Al Etihad Credit Bureau has unveiled a new mobile application that allows users to instantly assess the risk of a cheque bouncing.
The move follows the UAE government's decision to decriminalise bounced cheques earlier this year.
The ChequeScore app covers cheques issued by UAE-licensed banks and calculates the issuer’s credit score, payment behaviour, cheque issuance and clearance history in real time, the credit bureau said on Tuesday.
The app is free to download on both iOS and Android. The bureau charges a fee of Dh10 plus VAT to assess each cheque. A user can register for the ChequeScore app with an email address and phone number.
“ChequeScore will help reduce the number of bounced cheques in the UAE,” said Marwan Ahmad Lutfi, chief executive of the credit bureau.
“Last year, bouncing a cheque was a criminal offence; however, with the new law decriminalising this at the beginning of this year, it has become imperative that UAE businesses and individuals assess the risks associated with cheques they have on hand.”
In October 2020, the UAE Cabinet updated the country’s Federal Law on Commercial Transactions with several new provisions aimed at discouraging criminal lawsuits against people and businesses over bouncing cheques.
The updated law, which came into effect across the country on January 2, 2022, redefines crimes involving bounced cheques and the issuance of cheques without value.
Under the amendments, the Central Bank of the UAE, Ministry of Economy and Ministry of Justice introduced changes relating to the partial payment of cheques and toughened administrative penalties in cases when they are issued without funds.
The scope for criminalisation of bounced cheques owing to insufficient funds has been narrowed and confined to cases of bad faith and other cheque crimes.
People who issue cheques that bounce in Dubai, with a transaction value of up to Dh50,000, will be fined Dh2,000.
Bounced cheques with a value of between Dh50,000 and Dh100,000 will attract a Dh5,000 penalty.
A Dh10,000 fine will be levied for cheques issued in bad faith, with a value between Dh100,000 and Dh200,000.
Once a user registers on the ChequeScore app, they can scan a cheque, upload an image of it or enter the information manually. The details are then sent to AECB’s credit database and the user will immediately be shown the cheque's score, which ranges from 1 per cent to 99 per cent and indicates the probability of a cheque that could bounce in the next nine months.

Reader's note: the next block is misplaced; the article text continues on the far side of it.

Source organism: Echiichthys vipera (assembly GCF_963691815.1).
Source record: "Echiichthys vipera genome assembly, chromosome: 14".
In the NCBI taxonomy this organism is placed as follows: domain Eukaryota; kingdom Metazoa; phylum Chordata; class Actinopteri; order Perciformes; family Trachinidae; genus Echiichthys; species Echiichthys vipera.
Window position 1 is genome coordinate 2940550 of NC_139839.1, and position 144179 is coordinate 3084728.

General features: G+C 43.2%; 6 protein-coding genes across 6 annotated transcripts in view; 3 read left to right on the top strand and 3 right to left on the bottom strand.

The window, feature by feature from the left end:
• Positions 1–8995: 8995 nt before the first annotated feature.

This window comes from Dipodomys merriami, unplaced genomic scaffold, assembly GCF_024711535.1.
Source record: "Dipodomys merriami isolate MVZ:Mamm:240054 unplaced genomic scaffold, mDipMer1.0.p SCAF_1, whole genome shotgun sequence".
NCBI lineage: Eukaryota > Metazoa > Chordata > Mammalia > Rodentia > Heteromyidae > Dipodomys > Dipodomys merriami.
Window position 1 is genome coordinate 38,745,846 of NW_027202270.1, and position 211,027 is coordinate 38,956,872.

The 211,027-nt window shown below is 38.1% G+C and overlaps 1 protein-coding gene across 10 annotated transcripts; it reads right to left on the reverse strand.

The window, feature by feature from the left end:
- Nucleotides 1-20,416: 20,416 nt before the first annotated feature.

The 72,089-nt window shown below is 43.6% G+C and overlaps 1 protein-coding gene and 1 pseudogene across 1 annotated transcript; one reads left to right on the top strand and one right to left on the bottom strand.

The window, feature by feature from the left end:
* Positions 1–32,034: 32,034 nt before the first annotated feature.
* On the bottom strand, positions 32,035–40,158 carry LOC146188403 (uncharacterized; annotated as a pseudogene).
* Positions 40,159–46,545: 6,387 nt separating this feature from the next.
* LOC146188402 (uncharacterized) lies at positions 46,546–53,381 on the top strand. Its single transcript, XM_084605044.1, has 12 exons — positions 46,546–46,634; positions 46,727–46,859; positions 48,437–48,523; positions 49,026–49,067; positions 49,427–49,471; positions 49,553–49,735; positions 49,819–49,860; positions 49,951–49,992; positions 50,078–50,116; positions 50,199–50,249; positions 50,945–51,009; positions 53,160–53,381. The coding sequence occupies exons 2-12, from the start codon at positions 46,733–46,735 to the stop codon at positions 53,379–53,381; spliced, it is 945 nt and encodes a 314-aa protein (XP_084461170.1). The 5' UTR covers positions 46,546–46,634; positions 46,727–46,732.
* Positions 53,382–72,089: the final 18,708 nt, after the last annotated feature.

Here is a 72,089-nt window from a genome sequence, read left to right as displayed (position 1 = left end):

The cheque score is also colour-coded: a low probability of bouncing is green, medium is amber and high is represented in red, the credit bureau said.
“We look at positive and negative cheques that the person has issued in the past few years,” Mr Lutfi said.
“The cheque receiver has an indication of how risky a cheque is. Once the score is known, the onus is on the receiver’s appetite for risk to accept the cheque.”
This app will increase the sophistication of transactions in the market and promote awareness of risks associated with cheques, Mr Lutfi said.
The cheque score is “dynamic” because a person’s risk profile changes over time, so the information has to be used instantly, he added.
There were 21 million cheques issued in the UAE last year, with an average value of Dh51,000 per cheque, the central bank’s image cheque clearing system shows. Bounced cheques from individuals and companies were cumulatively worth Dh41.6 billion in 2021.
AECB does not require customers' consent to access the data, Mr Lufti said. “We are not disclosing any confidential information. This is only a risk indicator and the final decision needs to be made by the cheque beneficiary.”
The app also features a reminder notification that is sent to the issuer at predefined intervals to inform them that the cheque is due.
During the app’s trial period, more than 11,000 cheques with a total value of Dh788 million were scanned through it. More than 6,000 users signed up for the trial, AECB said.